Moreover, Brentano goes beyond linguistic issues. After referring to an “opinion” (Meinung) which distinguishes between being and existence—perhaps Meinong again—Brentano says:

I confess that I am unable to make any sense of this distinction between being and existence. (Brentano 1924–25: Vol. 2: 137; trans. Rancurello, Terrell, and McAlister)

First, Brentano affirms that the logical-ontological principles which hold for existent things should also hold for things that are; for example, the principle of non-contradiction (1924–25: Vol. 2: 137). This means that contradictory entities would not be saved by having a mode of being different from existence: such things just could not be, either in the sense of existence or in any other sense.

Moreover—and this is another non-linguistic argument, which is about non-existent objects, such as the golden mountain—Brentano says that once we correctly deny something, this thing could neither exist nor be in any other sense (1924–25: Vol. 2: 137–38). His point seems to be that our negative judgements would not be true if we were to hold that things that we reject, that is, non-existent objects, still are, though not in the sense of existence. This argument works only if one thinks that one cannot reject the existence of something while acknowledging its being—otherwise, one might simply judge that it is true that it does not exist but that it is also true that it still is. In other words, Brentano’s argument seems to require that acknowledgement and rejection of existence be also acknowledgement and rejection of being. And this is indeed the case in the Brentanian tradition, in which there is only one kind of ontological commitment, or mental positing, namely, commitment to existence or being. As we will see, the idea that there is only one kind of mental positing plays a central role in Marty’s criticism of modes of being.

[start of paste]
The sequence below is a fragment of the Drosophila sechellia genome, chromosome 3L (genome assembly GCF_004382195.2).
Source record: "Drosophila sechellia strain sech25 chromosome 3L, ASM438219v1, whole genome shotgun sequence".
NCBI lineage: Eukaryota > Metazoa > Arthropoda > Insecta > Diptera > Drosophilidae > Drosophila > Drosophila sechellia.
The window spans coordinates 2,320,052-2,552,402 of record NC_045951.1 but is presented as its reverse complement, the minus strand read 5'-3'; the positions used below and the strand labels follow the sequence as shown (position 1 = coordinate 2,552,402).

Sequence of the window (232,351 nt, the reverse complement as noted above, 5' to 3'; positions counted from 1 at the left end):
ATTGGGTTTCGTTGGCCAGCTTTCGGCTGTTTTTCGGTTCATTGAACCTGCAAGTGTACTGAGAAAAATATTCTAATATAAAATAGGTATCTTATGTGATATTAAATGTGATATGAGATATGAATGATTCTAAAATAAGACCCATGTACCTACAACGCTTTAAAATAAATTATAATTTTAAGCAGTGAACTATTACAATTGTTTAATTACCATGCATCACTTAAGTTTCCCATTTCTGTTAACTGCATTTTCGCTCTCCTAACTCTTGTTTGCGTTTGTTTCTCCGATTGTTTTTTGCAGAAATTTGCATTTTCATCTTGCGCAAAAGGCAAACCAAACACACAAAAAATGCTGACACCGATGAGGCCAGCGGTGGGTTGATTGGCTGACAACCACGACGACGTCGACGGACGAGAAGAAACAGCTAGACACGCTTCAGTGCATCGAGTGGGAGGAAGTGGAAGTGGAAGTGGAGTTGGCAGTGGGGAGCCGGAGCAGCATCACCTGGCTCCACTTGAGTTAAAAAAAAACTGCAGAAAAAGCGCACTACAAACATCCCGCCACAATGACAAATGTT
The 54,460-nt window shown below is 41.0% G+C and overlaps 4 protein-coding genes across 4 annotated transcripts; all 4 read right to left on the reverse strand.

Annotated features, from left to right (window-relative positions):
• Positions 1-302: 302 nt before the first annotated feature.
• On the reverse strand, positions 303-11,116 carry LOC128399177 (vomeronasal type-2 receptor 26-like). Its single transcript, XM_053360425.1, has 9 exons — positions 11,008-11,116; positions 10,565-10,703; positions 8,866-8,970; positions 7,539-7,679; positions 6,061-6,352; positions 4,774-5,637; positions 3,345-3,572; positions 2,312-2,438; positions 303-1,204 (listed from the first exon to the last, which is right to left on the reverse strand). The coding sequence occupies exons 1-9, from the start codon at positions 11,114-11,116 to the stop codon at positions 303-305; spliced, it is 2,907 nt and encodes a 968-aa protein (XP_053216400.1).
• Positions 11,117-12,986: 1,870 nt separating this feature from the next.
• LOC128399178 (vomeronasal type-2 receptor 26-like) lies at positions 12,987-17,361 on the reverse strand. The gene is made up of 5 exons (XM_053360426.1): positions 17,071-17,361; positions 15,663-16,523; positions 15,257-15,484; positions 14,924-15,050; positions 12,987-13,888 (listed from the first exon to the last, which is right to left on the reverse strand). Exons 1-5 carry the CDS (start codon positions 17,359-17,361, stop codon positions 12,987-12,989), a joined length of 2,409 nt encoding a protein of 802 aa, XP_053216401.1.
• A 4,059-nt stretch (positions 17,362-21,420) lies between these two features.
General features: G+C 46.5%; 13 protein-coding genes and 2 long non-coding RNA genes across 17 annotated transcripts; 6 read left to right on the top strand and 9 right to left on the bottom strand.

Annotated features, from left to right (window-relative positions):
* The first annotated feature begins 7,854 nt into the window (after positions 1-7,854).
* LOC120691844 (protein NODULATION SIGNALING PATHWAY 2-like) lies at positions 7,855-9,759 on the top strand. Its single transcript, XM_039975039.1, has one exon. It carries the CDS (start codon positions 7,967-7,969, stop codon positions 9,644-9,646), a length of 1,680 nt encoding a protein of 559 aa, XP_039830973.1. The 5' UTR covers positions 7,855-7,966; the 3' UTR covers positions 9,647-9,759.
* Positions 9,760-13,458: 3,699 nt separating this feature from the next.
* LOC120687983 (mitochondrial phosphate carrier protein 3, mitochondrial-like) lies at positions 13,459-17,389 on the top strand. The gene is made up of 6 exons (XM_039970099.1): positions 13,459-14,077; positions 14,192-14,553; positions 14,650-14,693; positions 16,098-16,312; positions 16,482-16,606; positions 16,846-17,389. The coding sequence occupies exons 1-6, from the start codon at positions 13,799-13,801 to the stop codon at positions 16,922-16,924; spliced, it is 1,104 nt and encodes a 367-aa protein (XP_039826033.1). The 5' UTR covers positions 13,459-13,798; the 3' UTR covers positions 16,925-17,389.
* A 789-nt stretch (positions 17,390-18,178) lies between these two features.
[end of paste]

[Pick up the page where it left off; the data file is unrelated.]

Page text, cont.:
In sum, although Brentano’s remarks on the topic are brief, it is clear that for him, “being is the same as existence” and “existence is univocal.”29